Winter can put a serious damper on activities and events. Between frigid temperatures, shorter days, and treacherous snow and ice, the temptation to hibernate until spring is strong -- particularly for older adults who may face more limitations than the rest of us. However, maintaining strength of both body and mind is an important part of weathering the winter for a stronger spring, summer and fall. Let’s count down four ways to help seniors stay active this season.
1. Social Matters
While the holidays may bring with them a rush of social commitments, the post-holiday letdown usually includes a lull in opportunities for socialization. Unfortunately, this can lead to increasing incidences of isolation in seniors.
Whether you schedule a standing weekly lunch date or look into local clubs for seniors, make sure your aging loved one has plenty of chances to connect with friends and family. Not only will these engagements get your loved one out and about, but they also have the ability to boost morale and immunity.
2. Get Moving
While the temptation to curl up on the couch is strong when the weather outside is frightful, seniors -- like the rest of us -- need to move their bodies to stay strong. Exercise has profound benefits, including everything from lifting the spirits to building strength and balance. Many community centers and senior organizations offer fitness classes for aging adults, but even a daily walk around the neighborhood is effective. An added bonus? Getting out on a sunny winter afternoon delivers a solid dose of healthy vitamin D. If bad weather forces you to stay inside, try a chair exercise workout or fitness DVD instead.
3. Boost the Brain
Staying healthy isn’t just a matter of physical strength and stamina. Brain fitness is also critical, especially for seniors who may have fewer things to keep them busy in the winter. Encourage your aging loved one to do at least an hour's worth of daily mind-stimulating activities, such as puzzles, brain teasers, or just reading a good book. Or consider scheduling a multi-generational afternoon of cards and board games. The young and old alike will both enjoy -- and benefit from -- the company and the mental stimulation.
Listening to music is also an effective way to engage and energize the mind, as are other artistic endeavors, such as painting, coloring, sculpting and sketching.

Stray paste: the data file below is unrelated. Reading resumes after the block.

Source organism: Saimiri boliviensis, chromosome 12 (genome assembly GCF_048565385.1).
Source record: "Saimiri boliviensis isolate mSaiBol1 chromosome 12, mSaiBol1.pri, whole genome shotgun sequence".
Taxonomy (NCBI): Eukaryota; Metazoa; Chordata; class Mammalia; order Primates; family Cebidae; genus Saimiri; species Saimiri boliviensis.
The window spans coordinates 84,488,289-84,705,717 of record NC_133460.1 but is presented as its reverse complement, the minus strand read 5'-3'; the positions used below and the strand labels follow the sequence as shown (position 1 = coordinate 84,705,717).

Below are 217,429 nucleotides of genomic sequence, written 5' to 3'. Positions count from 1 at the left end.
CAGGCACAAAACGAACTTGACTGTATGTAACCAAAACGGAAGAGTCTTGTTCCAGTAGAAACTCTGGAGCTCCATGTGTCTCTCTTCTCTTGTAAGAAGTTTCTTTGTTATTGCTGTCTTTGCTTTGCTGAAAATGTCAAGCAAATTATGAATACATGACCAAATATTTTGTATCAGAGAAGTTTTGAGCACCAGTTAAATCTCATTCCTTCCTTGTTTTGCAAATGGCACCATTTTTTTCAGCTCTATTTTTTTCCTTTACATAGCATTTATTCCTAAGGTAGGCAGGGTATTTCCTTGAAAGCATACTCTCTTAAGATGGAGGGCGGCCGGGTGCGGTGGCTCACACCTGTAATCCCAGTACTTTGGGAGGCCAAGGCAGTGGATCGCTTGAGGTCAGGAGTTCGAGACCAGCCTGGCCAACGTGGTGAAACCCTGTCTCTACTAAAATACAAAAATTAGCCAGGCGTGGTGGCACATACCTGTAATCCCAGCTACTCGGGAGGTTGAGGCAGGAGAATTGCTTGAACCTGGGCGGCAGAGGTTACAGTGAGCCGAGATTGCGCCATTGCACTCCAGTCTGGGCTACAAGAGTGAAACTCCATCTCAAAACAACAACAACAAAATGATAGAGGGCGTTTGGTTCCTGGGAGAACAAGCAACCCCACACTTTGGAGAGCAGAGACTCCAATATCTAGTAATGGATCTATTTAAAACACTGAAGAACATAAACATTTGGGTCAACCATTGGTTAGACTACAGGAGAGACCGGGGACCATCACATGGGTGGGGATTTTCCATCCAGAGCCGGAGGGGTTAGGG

4. Get Cooking
Cooking gets seniors off their feet and into the kitchen.Find one of your loved one's favorite recipes, gather the ingredients, and set aside a morning for cooking together. The act of following a recipe, preparing a meal, and sharing it with others helps keep the mind sharp while promoting manual dexterity. Plus, the benefits of communal meals for seniors are well-known. Bonus points for choosing a recipe that’s both healthy and delicious!
While staying active in the winter months poses some additional challenges for older adults, the payoffs in strength, confidence and morale are well worth the effort. And remember: while your aging loved one may hesitate to try new things, your support and encouragement can go a long way.
Keeping the mind and body active during the winter months is important to maintaining overall well-being, especially for older adults.
Social activities, physical exercise, and mind-stimulating activities can provide great benefits during winter weather.
Other outlets for boosting strength and morale include creative arts activities, cooking, and sharing meals with others.
About Marissa Salvesen
My journey into the world of senior living began when I started working for United Methodist Homes in 2010. Starting as an Activities Director at one of our-winning assisted and independent living communities and then transitioning to Marketing and Promotions Manager for UMH, I now work as the Manager of Mission Development, fostering the Mission and Values of our organization. I love sharing stories about the many ways we build meaningful relationships and enrich the lives of those we serve, and am proud to be part of building UMH’s 140-year legacy of caring. Wondering what makes our communities such special places to live and work? Connect with me and find out!
Connect with Marissa Salvesen
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